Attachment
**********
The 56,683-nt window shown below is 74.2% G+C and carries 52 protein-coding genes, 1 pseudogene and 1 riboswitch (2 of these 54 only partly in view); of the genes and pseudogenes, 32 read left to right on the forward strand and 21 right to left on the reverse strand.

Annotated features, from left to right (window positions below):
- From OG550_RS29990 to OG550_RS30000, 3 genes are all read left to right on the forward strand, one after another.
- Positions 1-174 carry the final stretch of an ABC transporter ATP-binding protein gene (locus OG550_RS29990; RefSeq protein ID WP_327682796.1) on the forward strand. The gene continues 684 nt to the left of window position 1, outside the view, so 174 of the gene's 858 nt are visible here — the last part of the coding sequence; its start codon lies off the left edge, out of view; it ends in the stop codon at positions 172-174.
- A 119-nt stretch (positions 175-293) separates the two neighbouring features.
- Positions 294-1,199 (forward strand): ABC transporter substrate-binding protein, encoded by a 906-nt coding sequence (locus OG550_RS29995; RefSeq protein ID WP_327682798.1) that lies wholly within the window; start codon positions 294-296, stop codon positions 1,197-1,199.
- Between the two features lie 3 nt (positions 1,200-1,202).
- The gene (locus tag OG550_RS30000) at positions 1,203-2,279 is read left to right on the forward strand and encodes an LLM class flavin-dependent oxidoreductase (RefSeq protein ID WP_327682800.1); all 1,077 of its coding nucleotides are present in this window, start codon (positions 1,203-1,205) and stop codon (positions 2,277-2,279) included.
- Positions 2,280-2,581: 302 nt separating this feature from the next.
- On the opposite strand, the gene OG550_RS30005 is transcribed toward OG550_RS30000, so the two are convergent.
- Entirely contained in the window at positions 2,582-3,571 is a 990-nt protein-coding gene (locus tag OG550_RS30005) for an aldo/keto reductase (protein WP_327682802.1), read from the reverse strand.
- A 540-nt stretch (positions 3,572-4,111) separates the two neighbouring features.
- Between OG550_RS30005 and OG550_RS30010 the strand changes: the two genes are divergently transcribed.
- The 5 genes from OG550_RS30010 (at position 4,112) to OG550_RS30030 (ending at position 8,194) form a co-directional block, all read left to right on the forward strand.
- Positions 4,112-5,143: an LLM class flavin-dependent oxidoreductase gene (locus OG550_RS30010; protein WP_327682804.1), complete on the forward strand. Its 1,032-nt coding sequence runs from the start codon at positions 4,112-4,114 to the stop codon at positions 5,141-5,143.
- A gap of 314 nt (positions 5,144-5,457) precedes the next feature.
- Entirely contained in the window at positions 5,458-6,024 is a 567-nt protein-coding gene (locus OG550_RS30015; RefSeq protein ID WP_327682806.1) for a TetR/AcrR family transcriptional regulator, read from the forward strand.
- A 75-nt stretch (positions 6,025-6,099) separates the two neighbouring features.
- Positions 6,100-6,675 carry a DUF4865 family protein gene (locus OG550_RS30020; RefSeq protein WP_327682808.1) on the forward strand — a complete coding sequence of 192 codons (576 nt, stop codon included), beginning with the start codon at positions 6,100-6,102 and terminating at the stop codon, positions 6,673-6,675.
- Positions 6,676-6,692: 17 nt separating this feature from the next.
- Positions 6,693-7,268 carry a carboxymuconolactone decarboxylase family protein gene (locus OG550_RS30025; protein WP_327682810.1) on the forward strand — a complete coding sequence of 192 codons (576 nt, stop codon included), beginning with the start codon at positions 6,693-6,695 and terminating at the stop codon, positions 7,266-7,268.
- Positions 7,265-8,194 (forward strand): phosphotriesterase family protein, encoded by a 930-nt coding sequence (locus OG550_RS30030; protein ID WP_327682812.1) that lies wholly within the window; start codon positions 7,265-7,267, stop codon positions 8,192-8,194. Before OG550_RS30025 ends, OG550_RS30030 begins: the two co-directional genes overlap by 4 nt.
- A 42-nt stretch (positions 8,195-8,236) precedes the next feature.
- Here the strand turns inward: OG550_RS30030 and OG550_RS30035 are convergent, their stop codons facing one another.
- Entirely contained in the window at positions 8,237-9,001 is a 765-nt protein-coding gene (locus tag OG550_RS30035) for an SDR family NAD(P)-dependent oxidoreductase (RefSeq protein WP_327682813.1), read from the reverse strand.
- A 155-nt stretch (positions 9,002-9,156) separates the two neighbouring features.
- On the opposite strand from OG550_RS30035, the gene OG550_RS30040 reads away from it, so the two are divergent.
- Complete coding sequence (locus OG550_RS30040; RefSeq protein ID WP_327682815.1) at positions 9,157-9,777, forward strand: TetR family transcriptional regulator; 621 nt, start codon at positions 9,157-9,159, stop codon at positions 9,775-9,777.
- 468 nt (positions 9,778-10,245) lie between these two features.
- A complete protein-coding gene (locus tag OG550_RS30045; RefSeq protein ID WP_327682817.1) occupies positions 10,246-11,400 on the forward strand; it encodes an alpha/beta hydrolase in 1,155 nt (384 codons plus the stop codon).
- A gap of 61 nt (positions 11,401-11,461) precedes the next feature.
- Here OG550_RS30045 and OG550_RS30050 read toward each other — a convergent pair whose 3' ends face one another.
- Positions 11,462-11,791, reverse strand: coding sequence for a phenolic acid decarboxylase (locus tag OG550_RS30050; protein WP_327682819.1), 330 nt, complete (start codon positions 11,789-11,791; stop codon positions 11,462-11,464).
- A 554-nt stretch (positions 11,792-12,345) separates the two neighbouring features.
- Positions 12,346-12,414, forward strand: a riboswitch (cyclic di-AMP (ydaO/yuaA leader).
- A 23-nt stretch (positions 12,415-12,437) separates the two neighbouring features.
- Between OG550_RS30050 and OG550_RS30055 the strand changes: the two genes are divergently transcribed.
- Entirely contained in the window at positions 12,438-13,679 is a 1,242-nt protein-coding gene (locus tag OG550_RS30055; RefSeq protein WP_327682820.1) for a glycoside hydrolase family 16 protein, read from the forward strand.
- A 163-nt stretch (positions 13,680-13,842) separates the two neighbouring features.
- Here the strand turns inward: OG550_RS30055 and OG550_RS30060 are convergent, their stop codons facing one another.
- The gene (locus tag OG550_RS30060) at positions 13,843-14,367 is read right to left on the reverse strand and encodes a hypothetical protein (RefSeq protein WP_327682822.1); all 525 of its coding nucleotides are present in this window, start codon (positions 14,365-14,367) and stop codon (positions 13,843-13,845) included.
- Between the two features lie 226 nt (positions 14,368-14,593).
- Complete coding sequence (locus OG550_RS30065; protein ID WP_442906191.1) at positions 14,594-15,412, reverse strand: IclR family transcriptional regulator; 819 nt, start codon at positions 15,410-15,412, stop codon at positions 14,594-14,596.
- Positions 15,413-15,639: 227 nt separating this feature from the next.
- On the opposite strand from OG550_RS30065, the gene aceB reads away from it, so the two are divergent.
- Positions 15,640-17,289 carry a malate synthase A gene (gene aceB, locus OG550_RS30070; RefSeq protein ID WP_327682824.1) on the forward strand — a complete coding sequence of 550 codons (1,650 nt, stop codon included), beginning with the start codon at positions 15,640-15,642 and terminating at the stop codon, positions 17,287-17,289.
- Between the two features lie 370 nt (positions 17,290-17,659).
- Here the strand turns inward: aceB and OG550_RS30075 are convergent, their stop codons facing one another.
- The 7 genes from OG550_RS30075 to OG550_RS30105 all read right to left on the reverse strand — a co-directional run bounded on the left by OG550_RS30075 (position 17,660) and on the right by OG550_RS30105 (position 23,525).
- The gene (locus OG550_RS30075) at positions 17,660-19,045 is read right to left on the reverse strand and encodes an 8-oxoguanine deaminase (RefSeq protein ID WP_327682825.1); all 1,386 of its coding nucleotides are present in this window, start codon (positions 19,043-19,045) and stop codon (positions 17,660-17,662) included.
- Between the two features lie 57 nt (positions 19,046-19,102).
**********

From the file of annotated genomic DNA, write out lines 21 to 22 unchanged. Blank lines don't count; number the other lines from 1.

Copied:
- Positions 6,693-7,268 carry a carboxymuconolactone decarboxylase family protein gene (locus OG550_RS30025; protein WP_327682810.1) on the forward strand — a complete coding sequence of 192 codons (576 nt, stop codon included), beginning with the start codon at positions 6,693-6,695 and terminating at the stop codon, positions 7,266-7,268.
- Positions 7,265-8,194 (forward strand): phosphotriesterase family protein, encoded by a 930-nt coding sequence (locus OG550_RS30030; protein ID WP_327682812.1) that lies wholly within the window; start codon positions 7,265-7,267, stop codon positions 8,192-8,194. Before OG550_RS30025 ends, OG550_RS30030 begins: the two co-directional genes overlap by 4 nt.